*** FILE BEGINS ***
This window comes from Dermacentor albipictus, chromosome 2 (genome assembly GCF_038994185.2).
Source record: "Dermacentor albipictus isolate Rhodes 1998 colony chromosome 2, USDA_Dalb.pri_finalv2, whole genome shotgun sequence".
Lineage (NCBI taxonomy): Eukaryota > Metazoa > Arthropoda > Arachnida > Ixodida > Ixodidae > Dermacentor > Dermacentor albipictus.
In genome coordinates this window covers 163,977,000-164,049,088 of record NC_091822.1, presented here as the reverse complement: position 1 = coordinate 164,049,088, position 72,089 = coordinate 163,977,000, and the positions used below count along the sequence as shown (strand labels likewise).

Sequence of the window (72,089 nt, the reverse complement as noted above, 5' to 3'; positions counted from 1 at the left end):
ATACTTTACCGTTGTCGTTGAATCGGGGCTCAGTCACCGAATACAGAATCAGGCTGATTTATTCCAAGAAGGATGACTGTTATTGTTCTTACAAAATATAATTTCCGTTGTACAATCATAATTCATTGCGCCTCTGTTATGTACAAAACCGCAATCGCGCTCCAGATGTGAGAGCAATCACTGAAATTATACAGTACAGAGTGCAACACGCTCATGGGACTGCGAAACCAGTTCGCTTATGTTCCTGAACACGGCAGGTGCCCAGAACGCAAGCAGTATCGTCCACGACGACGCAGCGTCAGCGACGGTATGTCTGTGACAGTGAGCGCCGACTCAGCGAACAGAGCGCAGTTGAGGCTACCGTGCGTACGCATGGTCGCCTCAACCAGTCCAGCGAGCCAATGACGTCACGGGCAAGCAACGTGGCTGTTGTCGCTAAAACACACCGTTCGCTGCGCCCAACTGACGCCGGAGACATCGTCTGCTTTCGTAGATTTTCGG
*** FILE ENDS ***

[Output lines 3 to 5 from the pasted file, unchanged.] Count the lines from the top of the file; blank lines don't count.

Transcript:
Lineage (NCBI taxonomy): Eukaryota > Metazoa > Arthropoda > Arachnida > Ixodida > Ixodidae > Dermacentor > Dermacentor albipictus.
In genome coordinates this window covers 163,977,000-164,049,088 of record NC_091822.1, presented here as the reverse complement: position 1 = coordinate 164,049,088, position 72,089 = coordinate 163,977,000, and the positions used below count along the sequence as shown (strand labels likewise).

Sequence of the window (72,089 nt, the reverse complement as noted above, 5' to 3'; positions counted from 1 at the left end):